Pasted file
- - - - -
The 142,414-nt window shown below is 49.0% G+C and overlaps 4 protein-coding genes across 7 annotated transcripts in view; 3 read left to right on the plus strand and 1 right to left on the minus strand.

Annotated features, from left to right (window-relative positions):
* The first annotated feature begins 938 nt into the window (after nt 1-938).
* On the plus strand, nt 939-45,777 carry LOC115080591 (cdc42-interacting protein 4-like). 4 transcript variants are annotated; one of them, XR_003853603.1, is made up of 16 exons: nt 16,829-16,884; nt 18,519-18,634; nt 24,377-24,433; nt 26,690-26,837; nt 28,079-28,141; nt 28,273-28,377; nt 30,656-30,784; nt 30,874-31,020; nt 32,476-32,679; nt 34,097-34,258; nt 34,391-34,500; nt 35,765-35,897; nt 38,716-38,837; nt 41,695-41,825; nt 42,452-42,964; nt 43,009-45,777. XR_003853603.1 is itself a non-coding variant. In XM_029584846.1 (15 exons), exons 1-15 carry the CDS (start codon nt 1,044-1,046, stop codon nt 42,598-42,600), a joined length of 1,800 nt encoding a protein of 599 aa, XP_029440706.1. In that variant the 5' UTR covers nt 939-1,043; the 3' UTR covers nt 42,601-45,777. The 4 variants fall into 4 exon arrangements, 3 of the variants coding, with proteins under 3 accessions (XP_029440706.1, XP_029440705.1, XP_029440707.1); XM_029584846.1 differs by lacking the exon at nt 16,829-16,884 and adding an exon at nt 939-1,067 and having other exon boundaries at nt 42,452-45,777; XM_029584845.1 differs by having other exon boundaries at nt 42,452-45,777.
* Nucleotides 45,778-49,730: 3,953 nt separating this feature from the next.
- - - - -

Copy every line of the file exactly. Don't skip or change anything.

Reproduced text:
The 142,414-nt window shown below is 49.0% G+C and overlaps 4 protein-coding genes across 7 annotated transcripts in view; 3 read left to right on the plus strand and 1 right to left on the minus strand.

Annotated features, from left to right (window-relative positions):
* The first annotated feature begins 938 nt into the window (after nt 1-938).
* On the plus strand, nt 939-45,777 carry LOC115080591 (cdc42-interacting protein 4-like). 4 transcript variants are annotated; one of them, XR_003853603.1, is made up of 16 exons: nt 16,829-16,884; nt 18,519-18,634; nt 24,377-24,433; nt 26,690-26,837; nt 28,079-28,141; nt 28,273-28,377; nt 30,656-30,784; nt 30,874-31,020; nt 32,476-32,679; nt 34,097-34,258; nt 34,391-34,500; nt 35,765-35,897; nt 38,716-38,837; nt 41,695-41,825; nt 42,452-42,964; nt 43,009-45,777. XR_003853603.1 is itself a non-coding variant. In XM_029584846.1 (15 exons), exons 1-15 carry the CDS (start codon nt 1,044-1,046, stop codon nt 42,598-42,600), a joined length of 1,800 nt encoding a protein of 599 aa, XP_029440706.1. In that variant the 5' UTR covers nt 939-1,043; the 3' UTR covers nt 42,601-45,777. The 4 variants fall into 4 exon arrangements, 3 of the variants coding, with proteins under 3 accessions (XP_029440706.1, XP_029440705.1, XP_029440707.1); XM_029584846.1 differs by lacking the exon at nt 16,829-16,884 and adding an exon at nt 939-1,067 and having other exon boundaries at nt 42,452-45,777; XM_029584845.1 differs by having other exon boundaries at nt 42,452-45,777.
* Nucleotides 45,778-49,730: 3,953 nt separating this feature from the next.